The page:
British Journal of Dermatology 09/2014; 172(1). DOI:10.1111/bjd.13388 · 4.28 Impact Factor
[Show abstract][Hide abstract] ABSTRACT: The serendipitous demonstration that the nonselective β-adrenergic receptor (β-AR) antagonist propranolol promotes the regression of infantile hemangiomas (IHs) aroused interest around the involvement of the β-adrenergic system in angiogenic processes. The efficacy of propranolol was related to the β2-AR blockade and the consequent inhibition of the production of vascular endothelial growth factor (VEGF), suggesting the hypothesis that propranolol could also be effective in treating retinopathy of prematurity (ROP), a retinal pathology characterized by VEGF-induced neoangiogenesis. Consequent to the encouraging animal studies, a pilot clinical trial showed that oral propranolol protects newborns from ROP progression, even though this treatment is not sufficiently safe. Further, animal studies clarified the role of β3-ARs in the development of ROP and, together with several preclinical studies demonstrating the key role of the β-adrenergic system in tumor progression, vascularization, and metastasis, prompted us to also investigate the participation of β3-ARs in tumor growth. The aim of this review is to gather the recent findings on the role of the β-adrenergic system in IHs, ROP, and cancer, highlighting the fact that these different pathologies, triggered by different pathogenic noxae, share common pathogenic mechanisms characterized by the presence of hypoxia-induced angiogenesis, which may be contrasted by targeting the β-adrenergic system. The mechanisms characterizing the pathogenesis of IHs, ROP, and cancer may also be active during the fetal–neonatal development, and a great contribution to the knowledge on the role of β-ARs in diseases characterized by chronic hypoxia may come from research focusing on the fetal and neonatal period.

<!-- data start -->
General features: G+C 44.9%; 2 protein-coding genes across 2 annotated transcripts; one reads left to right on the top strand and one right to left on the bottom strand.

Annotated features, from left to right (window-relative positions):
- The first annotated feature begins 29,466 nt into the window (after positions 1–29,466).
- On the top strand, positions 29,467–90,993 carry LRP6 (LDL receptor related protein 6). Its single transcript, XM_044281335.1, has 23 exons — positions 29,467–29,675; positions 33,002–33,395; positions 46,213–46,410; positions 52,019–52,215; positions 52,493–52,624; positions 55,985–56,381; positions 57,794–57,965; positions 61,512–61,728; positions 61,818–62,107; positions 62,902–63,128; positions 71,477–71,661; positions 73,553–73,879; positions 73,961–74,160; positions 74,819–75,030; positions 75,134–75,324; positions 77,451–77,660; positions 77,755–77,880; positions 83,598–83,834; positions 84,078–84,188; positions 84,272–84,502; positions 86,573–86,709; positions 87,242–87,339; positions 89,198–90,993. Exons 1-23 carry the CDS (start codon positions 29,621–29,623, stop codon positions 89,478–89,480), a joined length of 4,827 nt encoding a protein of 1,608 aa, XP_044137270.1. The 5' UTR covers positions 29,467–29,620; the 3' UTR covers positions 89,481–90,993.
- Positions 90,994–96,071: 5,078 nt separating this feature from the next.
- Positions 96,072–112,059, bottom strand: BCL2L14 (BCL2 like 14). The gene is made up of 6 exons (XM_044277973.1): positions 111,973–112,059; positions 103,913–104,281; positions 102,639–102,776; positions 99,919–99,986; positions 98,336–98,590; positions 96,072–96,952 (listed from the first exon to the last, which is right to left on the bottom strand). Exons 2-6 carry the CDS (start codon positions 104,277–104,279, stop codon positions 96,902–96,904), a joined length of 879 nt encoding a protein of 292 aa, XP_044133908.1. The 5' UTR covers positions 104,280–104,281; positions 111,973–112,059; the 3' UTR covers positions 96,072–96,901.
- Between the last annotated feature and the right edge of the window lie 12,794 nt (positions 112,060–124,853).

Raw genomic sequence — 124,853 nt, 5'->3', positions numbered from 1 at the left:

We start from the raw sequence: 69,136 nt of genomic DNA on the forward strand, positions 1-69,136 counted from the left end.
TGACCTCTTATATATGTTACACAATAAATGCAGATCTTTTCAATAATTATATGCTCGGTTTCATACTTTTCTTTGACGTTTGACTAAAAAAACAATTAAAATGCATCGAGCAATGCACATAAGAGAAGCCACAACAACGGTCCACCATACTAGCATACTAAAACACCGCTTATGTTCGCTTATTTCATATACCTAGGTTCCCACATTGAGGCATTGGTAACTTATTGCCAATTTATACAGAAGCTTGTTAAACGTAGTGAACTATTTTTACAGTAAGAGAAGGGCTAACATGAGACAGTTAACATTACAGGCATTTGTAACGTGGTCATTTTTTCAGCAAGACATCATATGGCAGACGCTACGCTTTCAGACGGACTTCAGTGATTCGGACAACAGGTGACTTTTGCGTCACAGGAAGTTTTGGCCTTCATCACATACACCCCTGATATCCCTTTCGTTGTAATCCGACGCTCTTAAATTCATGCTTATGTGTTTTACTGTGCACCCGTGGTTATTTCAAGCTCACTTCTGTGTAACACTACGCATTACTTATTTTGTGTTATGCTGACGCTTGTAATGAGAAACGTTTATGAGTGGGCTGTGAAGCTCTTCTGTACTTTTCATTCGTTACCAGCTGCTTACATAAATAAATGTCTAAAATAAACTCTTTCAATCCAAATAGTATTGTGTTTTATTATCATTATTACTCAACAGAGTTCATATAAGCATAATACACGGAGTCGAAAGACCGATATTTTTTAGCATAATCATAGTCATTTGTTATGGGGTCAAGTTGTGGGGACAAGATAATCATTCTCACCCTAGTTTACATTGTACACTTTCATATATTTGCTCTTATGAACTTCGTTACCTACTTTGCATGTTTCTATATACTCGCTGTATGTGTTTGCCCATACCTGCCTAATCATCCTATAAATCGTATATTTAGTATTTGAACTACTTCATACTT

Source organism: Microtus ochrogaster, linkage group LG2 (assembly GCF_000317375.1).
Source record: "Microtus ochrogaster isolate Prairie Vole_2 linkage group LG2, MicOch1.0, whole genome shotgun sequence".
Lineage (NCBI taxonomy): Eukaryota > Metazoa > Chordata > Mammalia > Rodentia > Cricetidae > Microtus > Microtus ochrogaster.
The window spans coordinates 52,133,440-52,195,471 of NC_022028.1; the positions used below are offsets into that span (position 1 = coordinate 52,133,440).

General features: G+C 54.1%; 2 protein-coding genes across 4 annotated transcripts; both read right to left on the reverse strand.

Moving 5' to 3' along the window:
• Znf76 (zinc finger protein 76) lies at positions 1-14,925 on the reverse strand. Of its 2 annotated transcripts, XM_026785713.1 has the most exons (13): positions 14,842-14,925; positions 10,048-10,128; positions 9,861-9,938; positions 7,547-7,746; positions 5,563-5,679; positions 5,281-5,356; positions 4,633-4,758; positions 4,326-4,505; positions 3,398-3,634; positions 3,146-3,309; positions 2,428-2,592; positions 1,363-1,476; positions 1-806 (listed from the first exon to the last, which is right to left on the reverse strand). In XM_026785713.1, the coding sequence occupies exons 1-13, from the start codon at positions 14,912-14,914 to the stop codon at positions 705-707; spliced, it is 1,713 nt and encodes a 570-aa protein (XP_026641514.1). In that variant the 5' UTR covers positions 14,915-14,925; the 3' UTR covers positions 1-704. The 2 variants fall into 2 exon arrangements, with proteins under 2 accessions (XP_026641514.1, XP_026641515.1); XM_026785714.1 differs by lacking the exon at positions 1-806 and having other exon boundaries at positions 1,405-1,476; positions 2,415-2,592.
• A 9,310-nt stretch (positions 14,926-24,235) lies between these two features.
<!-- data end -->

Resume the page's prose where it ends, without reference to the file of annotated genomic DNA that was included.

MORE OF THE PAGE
Medicinal Research Reviews 12/2014; 35(3). DOI:10.1002/med.21336 · 8.43 Impact Factor
Keiryn L. Bennett, Xia Wang, Cory E. Bystrom, Matthew C. Chambers, Tracy M. Andacht, Larry J. Dangott, Félix Elortza, John Leszyk, Henrik Molina, Robert L Moritz, Brett S. Phinney, J. Will Thompson, Maureen K. Bunger, David L. Tabb